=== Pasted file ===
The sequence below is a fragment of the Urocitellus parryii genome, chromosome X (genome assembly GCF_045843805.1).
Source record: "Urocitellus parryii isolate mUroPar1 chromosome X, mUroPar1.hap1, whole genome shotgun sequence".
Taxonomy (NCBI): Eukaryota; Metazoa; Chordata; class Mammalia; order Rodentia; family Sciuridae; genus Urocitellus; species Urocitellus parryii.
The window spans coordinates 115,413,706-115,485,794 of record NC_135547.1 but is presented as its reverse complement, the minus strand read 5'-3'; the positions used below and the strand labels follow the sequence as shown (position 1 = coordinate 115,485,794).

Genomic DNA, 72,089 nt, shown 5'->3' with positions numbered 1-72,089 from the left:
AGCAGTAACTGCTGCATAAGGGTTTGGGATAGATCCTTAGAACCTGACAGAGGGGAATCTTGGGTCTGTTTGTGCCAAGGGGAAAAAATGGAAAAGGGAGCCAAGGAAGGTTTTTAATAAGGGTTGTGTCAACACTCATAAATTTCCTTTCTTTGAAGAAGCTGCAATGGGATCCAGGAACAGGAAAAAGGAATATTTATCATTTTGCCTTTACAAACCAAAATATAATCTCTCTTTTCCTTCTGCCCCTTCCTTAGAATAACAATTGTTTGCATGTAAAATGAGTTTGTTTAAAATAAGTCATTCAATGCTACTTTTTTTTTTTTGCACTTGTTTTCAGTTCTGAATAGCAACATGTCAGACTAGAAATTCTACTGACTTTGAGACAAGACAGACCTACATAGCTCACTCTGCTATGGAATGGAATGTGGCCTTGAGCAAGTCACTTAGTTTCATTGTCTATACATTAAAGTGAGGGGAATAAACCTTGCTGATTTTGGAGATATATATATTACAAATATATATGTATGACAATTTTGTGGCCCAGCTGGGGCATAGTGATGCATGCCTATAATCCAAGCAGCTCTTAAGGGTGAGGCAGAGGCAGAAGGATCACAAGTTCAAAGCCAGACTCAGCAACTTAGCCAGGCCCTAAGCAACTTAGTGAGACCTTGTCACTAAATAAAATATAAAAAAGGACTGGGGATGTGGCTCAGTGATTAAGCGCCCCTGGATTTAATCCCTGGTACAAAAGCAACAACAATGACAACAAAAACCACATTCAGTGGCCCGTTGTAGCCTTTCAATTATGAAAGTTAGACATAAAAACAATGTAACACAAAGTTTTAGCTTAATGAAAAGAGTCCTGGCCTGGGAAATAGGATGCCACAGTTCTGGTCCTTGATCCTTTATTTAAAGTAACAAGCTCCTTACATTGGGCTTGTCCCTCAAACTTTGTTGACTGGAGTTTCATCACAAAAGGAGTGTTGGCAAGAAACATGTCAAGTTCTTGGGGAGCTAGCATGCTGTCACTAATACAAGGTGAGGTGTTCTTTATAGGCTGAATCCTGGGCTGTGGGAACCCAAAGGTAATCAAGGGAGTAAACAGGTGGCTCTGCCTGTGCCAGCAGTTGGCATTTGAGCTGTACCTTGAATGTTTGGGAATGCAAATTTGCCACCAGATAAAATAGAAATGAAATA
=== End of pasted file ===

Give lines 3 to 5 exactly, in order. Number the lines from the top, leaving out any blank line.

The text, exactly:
Taxonomy (NCBI): Eukaryota; Metazoa; Chordata; class Mammalia; order Rodentia; family Sciuridae; genus Urocitellus; species Urocitellus parryii.
The window spans coordinates 115,413,706-115,485,794 of record NC_135547.1 but is presented as its reverse complement, the minus strand read 5'-3'; the positions used below and the strand labels follow the sequence as shown (position 1 = coordinate 115,485,794).

Genomic DNA, 72,089 nt, shown 5'->3' with positions numbered 1-72,089 from the left: